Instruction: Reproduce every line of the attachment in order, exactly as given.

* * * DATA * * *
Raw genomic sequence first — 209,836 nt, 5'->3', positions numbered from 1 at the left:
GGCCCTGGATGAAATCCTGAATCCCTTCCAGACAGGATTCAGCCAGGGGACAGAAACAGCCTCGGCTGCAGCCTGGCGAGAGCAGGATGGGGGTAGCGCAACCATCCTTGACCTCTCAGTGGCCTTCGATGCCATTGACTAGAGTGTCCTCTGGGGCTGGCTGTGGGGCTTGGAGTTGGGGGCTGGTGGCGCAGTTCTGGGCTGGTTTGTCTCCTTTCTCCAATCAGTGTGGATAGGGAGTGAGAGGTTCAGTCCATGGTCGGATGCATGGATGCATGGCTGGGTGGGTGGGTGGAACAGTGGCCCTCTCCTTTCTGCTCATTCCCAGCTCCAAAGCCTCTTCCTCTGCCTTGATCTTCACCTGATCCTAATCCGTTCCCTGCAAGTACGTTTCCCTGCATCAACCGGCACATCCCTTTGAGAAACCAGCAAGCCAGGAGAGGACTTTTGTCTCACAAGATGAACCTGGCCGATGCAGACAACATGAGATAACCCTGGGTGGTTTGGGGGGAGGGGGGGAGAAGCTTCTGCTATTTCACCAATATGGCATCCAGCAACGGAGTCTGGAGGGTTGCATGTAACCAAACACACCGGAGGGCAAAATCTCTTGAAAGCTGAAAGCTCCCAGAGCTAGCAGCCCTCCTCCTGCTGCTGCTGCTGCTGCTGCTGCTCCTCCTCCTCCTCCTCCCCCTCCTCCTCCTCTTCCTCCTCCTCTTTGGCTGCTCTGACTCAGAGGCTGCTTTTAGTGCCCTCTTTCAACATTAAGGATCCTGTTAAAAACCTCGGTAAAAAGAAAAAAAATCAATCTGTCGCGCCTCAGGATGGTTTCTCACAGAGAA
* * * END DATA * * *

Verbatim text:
Raw genomic sequence first — 209,836 nt, 5'->3', positions numbered from 1 at the left:
GGCCCTGGATGAAATCCTGAATCCCTTCCAGACAGGATTCAGCCAGGGGACAGAAACAGCCTCGGCTGCAGCCTGGCGAGAGCAGGATGGGGGTAGCGCAACCATCCTTGACCTCTCAGTGGCCTTCGATGCCATTGACTAGAGTGTCCTCTGGGGCTGGCTGTGGGGCTTGGAGTTGGGGGCTGGTGGCGCAGTTCTGGGCTGGTTTGTCTCCTTTCTCCAATCAGTGTGGATAGGGAGTGAGAGGTTCAGTCCATGGTCGGATGCATGGATGCATGGCTGGGTGGGTGGGTGGAACAGTGGCCCTCTCCTTTCTGCTCATTCCCAGCTCCAAAGCCTCTTCCTCTGCCTTGATCTTCACCTGATCCTAATCCGTTCCCTGCAAGTACGTTTCCCTGCATCAACCGGCACATCCCTTTGAGAAACCAGCAAGCCAGGAGAGGACTTTTGTCTCACAAGATGAACCTGGCCGATGCAGACAACATGAGATAACCCTGGGTGGTTTGGGGGGAGGGGGGGAGAAGCTTCTGCTATTTCACCAATATGGCATCCAGCAACGGAGTCTGGAGGGTTGCATGTAACCAAACACACCGGAGGGCAAAATCTCTTGAAAGCTGAAAGCTCCCAGAGCTAGCAGCCCTCCTCCTGCTGCTGCTGCTGCTGCTGCTGCTCCTCCTCCTCCTCCTCCCCCTCCTCCTCCTCTTCCTCCTCCTCTTTGGCTGCTCTGACTCAGAGGCTGCTTTTAGTGCCCTCTTTCAACATTAAGGATCCTGTTAAAAACCTCGGTAAAAAGAAAAAAAATCAATCTGTCGCGCCTCAGGATGGTTTCTCACAGAGAA